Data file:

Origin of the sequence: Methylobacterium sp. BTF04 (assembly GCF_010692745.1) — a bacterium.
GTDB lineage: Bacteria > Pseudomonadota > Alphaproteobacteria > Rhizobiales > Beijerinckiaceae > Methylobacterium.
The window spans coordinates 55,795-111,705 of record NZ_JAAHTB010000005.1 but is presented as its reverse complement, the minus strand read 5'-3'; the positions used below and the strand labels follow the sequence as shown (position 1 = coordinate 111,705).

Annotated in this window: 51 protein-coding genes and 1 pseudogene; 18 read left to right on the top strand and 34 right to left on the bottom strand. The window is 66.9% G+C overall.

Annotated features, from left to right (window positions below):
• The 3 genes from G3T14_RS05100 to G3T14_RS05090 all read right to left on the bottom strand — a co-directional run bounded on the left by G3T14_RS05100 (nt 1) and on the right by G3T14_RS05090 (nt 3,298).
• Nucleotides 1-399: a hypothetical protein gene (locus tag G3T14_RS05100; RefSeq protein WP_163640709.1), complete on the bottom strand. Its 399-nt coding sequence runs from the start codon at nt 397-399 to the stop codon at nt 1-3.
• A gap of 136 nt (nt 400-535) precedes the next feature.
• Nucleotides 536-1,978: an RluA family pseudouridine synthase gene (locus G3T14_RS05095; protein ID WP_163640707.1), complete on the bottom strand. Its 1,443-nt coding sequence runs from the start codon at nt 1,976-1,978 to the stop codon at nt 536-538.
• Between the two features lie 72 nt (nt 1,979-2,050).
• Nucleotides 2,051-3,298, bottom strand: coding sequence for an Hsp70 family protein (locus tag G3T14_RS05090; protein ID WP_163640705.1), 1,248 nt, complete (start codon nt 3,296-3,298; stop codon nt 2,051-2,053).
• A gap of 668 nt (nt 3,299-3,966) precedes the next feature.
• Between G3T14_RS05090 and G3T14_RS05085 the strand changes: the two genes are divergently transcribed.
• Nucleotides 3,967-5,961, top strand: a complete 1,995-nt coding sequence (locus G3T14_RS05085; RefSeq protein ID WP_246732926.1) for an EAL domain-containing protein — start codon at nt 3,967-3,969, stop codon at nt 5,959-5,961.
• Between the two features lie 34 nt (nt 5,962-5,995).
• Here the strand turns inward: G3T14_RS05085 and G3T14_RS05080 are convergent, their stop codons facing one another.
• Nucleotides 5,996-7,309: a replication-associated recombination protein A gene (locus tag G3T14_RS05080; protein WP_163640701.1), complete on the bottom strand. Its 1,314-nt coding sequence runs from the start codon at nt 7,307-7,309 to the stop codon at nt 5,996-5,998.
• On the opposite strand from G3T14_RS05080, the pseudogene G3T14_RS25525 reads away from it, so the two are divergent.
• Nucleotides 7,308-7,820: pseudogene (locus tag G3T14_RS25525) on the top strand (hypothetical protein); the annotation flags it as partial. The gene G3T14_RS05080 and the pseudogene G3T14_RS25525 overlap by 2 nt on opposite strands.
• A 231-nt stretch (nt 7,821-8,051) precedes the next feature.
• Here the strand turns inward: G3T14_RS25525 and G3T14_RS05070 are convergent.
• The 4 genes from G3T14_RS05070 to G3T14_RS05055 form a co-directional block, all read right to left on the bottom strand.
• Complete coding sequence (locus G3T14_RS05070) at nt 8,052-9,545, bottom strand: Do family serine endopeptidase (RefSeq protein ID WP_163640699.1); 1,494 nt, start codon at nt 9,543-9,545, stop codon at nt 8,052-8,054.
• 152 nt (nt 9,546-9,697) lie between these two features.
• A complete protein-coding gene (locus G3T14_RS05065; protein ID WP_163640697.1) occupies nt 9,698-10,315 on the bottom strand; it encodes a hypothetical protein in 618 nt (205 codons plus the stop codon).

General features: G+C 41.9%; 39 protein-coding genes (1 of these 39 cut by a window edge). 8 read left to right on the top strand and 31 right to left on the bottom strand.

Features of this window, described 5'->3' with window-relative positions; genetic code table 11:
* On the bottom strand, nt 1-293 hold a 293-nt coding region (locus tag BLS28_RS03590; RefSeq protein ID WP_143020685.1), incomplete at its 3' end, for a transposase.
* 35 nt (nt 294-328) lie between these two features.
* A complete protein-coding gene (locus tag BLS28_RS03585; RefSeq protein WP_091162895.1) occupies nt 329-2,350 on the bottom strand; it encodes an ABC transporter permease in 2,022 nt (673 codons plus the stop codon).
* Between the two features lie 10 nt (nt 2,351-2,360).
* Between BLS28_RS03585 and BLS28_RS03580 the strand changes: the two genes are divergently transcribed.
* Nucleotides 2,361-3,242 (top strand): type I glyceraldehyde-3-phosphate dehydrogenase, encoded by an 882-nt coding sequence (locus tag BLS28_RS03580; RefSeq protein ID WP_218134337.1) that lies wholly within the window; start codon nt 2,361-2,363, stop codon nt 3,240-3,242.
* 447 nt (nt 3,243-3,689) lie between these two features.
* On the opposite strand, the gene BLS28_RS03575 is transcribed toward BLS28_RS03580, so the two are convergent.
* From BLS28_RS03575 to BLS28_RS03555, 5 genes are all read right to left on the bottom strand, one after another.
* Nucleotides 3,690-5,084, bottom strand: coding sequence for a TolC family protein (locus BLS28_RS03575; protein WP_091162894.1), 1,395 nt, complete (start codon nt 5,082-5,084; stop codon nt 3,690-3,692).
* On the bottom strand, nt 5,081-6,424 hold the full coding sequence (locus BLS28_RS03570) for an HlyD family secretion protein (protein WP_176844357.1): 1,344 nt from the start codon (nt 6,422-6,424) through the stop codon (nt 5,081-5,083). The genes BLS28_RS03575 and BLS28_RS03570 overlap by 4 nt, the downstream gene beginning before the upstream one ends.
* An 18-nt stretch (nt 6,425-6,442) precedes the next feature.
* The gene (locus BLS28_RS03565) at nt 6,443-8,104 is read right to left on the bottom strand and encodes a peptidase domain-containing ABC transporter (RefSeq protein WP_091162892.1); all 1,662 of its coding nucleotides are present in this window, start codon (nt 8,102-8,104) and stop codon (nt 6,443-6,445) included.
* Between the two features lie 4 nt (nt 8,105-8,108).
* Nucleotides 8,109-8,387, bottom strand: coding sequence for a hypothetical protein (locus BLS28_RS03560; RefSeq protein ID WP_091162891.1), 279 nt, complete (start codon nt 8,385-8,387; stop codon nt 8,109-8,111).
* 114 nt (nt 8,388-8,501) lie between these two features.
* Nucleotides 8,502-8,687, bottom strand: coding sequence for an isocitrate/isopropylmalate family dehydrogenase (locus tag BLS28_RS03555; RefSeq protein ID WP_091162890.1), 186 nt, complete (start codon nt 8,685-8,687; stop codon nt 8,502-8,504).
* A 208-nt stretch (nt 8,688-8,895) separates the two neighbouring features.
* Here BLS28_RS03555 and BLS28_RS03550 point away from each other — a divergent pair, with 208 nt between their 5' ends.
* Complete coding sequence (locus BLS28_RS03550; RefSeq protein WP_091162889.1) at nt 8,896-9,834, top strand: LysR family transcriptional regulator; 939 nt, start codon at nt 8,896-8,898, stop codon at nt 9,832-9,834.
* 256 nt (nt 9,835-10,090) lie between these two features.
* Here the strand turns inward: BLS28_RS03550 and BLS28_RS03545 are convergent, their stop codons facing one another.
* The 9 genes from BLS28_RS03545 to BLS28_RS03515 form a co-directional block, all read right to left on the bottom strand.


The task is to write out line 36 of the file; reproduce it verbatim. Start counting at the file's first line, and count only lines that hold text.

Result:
* From BLS28_RS03575 to BLS28_RS03555, 5 genes are all read right to left on the bottom strand, one after another.